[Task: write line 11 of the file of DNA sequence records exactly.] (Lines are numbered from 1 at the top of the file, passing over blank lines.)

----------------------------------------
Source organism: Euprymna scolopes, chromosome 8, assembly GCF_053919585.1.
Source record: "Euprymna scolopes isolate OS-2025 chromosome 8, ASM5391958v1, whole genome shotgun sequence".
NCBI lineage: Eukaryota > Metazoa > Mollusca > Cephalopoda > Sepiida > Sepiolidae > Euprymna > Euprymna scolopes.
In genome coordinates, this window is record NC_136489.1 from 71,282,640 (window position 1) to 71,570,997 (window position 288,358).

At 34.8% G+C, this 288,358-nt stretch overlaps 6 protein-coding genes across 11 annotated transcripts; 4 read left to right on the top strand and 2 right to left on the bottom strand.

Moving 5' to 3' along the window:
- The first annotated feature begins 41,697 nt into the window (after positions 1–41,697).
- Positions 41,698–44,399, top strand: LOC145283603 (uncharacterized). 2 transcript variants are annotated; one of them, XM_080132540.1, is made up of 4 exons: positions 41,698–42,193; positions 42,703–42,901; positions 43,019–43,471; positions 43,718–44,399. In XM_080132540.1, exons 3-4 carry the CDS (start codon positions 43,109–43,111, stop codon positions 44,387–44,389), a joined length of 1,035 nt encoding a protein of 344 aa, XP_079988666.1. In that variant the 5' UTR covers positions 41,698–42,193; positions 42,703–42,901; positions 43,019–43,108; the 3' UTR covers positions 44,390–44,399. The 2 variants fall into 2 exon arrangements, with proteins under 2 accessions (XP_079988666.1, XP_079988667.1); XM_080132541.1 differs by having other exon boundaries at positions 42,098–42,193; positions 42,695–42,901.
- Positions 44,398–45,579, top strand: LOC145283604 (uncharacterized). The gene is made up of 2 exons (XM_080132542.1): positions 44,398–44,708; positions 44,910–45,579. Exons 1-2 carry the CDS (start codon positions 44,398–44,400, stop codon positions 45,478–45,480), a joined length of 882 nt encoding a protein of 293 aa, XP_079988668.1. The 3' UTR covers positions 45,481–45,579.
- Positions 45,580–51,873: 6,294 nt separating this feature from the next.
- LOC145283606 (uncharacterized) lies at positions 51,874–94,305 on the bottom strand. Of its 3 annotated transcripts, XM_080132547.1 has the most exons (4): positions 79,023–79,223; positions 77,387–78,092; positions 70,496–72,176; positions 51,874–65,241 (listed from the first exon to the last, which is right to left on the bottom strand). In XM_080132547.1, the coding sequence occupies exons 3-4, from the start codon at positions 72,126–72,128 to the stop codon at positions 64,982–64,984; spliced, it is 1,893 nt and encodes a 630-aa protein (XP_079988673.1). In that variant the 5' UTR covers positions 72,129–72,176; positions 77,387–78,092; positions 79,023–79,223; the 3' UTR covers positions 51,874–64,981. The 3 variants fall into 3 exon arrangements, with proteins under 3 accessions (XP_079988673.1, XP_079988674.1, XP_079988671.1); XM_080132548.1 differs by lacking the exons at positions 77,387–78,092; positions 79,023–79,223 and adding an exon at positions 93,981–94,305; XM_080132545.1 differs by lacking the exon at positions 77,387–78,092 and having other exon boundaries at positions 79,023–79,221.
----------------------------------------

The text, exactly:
- LOC145283606 (uncharacterized) lies at positions 51,874–94,305 on the bottom strand. Of its 3 annotated transcripts, XM_080132547.1 has the most exons (4): positions 79,023–79,223; positions 77,387–78,092; positions 70,496–72,176; positions 51,874–65,241 (listed from the first exon to the last, which is right to left on the bottom strand). In XM_080132547.1, the coding sequence occupies exons 3-4, from the start codon at positions 72,126–72,128 to the stop codon at positions 64,982–64,984; spliced, it is 1,893 nt and encodes a 630-aa protein (XP_079988673.1). In that variant the 5' UTR covers positions 72,129–72,176; positions 77,387–78,092; positions 79,023–79,223; the 3' UTR covers positions 51,874–64,981. The 3 variants fall into 3 exon arrangements, with proteins under 3 accessions (XP_079988673.1, XP_079988674.1, XP_079988671.1); XM_080132548.1 differs by lacking the exons at positions 77,387–78,092; positions 79,023–79,223 and adding an exon at positions 93,981–94,305; XM_080132545.1 differs by lacking the exon at positions 77,387–78,092 and having other exon boundaries at positions 79,023–79,221.